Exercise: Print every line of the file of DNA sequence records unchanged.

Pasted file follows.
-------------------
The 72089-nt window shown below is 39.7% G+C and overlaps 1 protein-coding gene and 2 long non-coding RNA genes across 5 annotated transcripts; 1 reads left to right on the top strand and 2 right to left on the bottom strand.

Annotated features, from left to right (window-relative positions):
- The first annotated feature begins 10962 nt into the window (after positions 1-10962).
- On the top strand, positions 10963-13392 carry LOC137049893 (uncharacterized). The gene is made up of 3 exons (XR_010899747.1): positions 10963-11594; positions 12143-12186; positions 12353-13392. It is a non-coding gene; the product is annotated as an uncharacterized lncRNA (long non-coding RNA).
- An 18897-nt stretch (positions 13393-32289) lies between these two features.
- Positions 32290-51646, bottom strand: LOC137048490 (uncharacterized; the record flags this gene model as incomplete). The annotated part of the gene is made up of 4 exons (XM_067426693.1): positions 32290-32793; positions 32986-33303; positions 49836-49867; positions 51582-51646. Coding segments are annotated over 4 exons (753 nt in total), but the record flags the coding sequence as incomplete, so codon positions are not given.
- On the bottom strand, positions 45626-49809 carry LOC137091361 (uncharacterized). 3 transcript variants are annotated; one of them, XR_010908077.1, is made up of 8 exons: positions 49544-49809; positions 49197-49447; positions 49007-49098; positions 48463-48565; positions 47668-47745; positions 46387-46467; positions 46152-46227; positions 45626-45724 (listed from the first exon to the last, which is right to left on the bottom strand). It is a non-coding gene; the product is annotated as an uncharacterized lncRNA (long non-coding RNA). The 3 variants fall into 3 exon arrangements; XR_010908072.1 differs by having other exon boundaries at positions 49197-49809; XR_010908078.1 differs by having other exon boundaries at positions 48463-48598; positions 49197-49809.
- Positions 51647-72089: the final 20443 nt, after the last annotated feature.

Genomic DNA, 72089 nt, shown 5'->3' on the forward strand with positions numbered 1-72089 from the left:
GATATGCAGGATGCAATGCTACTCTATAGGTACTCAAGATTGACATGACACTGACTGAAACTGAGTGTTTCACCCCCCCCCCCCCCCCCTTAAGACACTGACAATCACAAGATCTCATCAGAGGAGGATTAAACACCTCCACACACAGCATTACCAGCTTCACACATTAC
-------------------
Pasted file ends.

The 72089-nt window shown below is 39.7% G+C and overlaps 1 protein-coding gene and 2 long non-coding RNA genes across 5 annotated transcripts; 1 reads left to right on the top strand and 2 right to left on the bottom strand.

Annotated features, from left to right (window-relative positions):
- The first annotated feature begins 10962 nt into the window (after positions 1-10962).
- On the top strand, positions 10963-13392 carry LOC137049893 (uncharacterized). The gene is made up of 3 exons (XR_010899747.1): positions 10963-11594; positions 12143-12186; positions 12353-13392. It is a non-coding gene; the product is annotated as an uncharacterized lncRNA (long non-coding RNA).
- An 18897-nt stretch (positions 13393-32289) lies between these two features.
- Positions 32290-51646, bottom strand: LOC137048490 (uncharacterized; the record flags this gene model as incomplete). The annotated part of the gene is made up of 4 exons (XM_067426693.1): positions 32290-32793; positions 32986-33303; positions 49836-49867; positions 51582-51646. Coding segments are annotated over 4 exons (753 nt in total), but the record flags the coding sequence as incomplete, so codon positions are not given.
- On the bottom strand, positions 45626-49809 carry LOC137091361 (uncharacterized). 3 transcript variants are annotated; one of them, XR_010908077.1, is made up of 8 exons: positions 49544-49809; positions 49197-49447; positions 49007-49098; positions 48463-48565; positions 47668-47745; positions 46387-46467; positions 46152-46227; positions 45626-45724 (listed from the first exon to the last, which is right to left on the bottom strand). It is a non-coding gene; the product is annotated as an uncharacterized lncRNA (long non-coding RNA). The 3 variants fall into 3 exon arrangements; XR_010908072.1 differs by having other exon boundaries at positions 49197-49809; XR_010908078.1 differs by having other exon boundaries at positions 48463-48598; positions 49197-49809.
- Positions 51647-72089: the final 20443 nt, after the last annotated feature.

Genomic DNA, 72089 nt, shown 5'->3' on the forward strand with positions numbered 1-72089 from the left:
GATATGCAGGATGCAATGCTACTCTATAGGTACTCAAGATTGACATGACACTGACTGAAACTGAGTGTTTCACCCCCCCCCCCCCCCCCTTAAGACACTGACAATCACAAGATCTCATCAGAGGAGGATTAAACACCTCCACACACAGCATTACCAGCTTCACACATTAC